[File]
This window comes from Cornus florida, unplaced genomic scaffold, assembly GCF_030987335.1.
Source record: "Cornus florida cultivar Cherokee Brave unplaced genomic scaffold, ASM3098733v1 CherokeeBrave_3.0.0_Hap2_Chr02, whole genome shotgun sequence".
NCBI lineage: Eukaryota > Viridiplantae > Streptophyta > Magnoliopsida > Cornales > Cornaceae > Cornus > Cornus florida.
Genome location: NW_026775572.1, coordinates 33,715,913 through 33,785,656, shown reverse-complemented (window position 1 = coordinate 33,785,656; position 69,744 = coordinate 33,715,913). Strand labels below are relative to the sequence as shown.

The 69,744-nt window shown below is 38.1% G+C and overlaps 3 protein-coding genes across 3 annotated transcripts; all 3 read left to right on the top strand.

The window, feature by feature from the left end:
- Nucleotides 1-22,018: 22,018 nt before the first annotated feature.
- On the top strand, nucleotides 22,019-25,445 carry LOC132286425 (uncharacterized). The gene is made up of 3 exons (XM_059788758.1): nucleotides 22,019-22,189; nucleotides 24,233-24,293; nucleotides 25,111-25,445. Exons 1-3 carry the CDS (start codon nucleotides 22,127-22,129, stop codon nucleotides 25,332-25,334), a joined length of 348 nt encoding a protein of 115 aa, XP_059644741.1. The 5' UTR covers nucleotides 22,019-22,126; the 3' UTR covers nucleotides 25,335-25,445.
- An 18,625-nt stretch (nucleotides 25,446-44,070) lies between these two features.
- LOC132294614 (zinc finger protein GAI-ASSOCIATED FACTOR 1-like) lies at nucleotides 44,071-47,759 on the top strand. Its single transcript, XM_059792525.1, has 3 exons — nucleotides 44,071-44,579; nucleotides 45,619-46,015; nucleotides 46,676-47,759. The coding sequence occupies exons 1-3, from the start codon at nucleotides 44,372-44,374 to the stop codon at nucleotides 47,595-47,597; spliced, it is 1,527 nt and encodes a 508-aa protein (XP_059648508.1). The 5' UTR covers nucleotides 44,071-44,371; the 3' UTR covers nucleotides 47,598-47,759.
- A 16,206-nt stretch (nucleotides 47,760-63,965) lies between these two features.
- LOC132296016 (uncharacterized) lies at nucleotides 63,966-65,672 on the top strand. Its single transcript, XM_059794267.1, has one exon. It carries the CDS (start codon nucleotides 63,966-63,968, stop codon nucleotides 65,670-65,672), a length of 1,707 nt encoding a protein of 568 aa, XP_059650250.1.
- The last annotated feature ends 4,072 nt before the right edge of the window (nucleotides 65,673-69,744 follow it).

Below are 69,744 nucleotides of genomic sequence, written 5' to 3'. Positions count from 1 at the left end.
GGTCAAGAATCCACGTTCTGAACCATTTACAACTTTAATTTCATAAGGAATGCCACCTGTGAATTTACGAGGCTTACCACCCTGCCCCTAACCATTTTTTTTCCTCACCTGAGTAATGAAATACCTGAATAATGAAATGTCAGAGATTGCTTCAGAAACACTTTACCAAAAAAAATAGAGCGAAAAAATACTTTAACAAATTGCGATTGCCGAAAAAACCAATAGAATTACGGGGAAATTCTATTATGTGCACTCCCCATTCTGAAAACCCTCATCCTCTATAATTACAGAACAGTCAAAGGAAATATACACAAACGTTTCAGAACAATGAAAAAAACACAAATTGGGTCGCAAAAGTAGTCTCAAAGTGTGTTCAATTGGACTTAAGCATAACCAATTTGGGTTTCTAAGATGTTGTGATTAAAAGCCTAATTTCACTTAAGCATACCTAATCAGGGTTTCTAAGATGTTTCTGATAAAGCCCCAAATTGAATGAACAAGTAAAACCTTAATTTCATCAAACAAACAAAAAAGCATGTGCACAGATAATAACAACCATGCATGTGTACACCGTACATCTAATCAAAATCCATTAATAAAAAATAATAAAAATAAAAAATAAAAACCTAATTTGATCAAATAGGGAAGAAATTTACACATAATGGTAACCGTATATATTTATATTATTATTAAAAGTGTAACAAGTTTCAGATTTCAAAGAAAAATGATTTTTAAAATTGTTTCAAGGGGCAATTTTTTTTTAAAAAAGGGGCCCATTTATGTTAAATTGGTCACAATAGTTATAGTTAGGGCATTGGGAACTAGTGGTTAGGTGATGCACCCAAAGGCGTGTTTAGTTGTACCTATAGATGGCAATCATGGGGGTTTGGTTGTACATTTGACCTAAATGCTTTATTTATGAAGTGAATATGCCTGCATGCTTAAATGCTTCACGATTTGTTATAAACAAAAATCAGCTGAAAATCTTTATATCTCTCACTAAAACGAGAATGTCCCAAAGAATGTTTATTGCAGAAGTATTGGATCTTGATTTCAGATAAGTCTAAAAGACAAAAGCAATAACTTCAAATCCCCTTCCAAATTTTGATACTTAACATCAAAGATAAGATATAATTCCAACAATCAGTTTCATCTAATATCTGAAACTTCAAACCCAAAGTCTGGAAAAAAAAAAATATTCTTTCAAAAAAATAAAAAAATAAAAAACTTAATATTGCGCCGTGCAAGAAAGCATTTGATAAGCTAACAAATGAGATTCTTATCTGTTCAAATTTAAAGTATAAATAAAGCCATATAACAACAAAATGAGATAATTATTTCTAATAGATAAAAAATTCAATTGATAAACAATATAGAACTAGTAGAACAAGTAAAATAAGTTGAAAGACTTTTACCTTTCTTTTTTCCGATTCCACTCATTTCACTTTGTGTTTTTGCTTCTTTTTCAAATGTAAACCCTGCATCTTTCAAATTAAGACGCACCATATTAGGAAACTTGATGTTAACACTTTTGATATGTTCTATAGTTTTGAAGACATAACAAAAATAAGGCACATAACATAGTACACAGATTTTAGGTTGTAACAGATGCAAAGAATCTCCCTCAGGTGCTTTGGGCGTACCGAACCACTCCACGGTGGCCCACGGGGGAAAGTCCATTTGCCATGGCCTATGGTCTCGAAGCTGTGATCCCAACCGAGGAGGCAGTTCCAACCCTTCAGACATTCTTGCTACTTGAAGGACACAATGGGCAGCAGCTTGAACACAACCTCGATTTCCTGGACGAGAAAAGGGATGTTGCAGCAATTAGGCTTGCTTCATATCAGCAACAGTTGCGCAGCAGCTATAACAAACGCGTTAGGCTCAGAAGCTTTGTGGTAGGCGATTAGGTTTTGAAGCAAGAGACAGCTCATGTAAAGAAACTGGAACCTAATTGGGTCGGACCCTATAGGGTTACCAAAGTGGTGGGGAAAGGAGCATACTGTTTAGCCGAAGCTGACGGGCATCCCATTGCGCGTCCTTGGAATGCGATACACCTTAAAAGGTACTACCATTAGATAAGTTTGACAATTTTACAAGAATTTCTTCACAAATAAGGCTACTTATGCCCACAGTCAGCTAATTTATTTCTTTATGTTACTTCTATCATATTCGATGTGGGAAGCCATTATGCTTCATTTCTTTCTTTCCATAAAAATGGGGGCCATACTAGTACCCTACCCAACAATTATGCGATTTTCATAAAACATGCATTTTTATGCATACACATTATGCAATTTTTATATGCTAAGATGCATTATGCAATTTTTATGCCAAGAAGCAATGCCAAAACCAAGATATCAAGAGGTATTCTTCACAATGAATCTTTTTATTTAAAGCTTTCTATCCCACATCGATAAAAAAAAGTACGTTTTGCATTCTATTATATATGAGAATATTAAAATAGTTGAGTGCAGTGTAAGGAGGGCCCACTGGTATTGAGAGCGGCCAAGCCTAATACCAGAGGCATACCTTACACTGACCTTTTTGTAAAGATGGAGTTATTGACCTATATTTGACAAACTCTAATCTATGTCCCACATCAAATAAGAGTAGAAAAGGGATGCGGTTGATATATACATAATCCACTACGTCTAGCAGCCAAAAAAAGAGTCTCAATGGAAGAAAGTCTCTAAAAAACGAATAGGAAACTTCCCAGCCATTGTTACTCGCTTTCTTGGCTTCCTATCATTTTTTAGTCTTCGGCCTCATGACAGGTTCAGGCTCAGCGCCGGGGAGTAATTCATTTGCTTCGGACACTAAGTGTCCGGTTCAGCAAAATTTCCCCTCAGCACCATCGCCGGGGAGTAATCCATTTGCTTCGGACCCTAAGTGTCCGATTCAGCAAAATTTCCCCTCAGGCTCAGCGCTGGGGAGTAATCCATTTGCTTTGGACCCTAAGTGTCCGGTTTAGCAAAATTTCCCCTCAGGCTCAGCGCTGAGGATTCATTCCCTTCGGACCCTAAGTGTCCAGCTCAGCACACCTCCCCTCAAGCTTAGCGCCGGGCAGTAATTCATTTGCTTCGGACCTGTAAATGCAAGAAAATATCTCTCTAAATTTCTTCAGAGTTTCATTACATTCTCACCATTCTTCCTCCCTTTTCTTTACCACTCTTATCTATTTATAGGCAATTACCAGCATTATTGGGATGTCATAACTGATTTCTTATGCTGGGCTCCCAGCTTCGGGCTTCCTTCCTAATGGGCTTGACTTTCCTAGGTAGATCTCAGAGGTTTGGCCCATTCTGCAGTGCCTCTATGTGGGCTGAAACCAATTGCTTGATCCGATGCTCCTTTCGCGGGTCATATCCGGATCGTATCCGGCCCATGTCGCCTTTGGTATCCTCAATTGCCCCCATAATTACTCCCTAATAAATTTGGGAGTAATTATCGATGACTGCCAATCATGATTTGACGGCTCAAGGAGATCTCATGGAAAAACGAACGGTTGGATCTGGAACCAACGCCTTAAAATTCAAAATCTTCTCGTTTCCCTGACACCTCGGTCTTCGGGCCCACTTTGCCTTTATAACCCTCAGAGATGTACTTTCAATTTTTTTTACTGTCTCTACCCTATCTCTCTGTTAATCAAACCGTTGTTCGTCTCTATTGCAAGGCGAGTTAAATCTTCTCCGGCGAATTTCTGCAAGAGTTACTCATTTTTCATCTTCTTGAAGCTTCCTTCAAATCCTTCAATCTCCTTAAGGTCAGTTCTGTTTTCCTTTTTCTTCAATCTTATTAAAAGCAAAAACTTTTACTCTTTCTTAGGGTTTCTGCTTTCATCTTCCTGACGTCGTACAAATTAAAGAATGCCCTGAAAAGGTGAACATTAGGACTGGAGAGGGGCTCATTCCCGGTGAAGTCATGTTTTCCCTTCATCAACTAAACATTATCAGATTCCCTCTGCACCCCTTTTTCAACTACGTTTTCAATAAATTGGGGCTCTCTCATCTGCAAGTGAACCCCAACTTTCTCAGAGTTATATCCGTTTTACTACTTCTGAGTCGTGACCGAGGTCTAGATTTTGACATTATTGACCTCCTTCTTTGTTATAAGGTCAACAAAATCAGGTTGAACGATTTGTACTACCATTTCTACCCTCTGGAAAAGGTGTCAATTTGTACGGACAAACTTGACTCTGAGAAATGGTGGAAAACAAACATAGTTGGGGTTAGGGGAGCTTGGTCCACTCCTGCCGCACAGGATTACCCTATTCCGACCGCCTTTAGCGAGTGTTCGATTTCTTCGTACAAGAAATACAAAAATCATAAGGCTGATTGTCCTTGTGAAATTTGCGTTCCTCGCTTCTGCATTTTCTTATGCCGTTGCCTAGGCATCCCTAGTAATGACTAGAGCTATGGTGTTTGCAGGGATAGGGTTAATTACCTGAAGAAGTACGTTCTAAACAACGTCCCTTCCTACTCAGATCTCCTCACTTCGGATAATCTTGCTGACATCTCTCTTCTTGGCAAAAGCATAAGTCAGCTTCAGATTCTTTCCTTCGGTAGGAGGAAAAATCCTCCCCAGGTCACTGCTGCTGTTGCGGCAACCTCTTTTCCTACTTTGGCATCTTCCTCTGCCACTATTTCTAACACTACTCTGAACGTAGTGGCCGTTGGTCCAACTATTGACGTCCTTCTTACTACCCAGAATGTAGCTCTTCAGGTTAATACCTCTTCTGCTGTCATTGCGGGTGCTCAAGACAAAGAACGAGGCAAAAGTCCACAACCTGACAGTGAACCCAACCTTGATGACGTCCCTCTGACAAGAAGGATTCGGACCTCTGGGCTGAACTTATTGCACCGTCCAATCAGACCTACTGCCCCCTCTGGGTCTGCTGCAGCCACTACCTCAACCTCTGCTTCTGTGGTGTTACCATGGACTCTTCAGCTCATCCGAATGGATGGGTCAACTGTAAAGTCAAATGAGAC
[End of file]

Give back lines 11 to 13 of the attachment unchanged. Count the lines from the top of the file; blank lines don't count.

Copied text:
- A 16,206-nt stretch (nucleotides 47,760-63,965) lies between these two features.
- LOC132296016 (uncharacterized) lies at nucleotides 63,966-65,672 on the top strand. Its single transcript, XM_059794267.1, has one exon. It carries the CDS (start codon nucleotides 63,966-63,968, stop codon nucleotides 65,670-65,672), a length of 1,707 nt encoding a protein of 568 aa, XP_059650250.1.
- The last annotated feature ends 4,072 nt before the right edge of the window (nucleotides 65,673-69,744 follow it).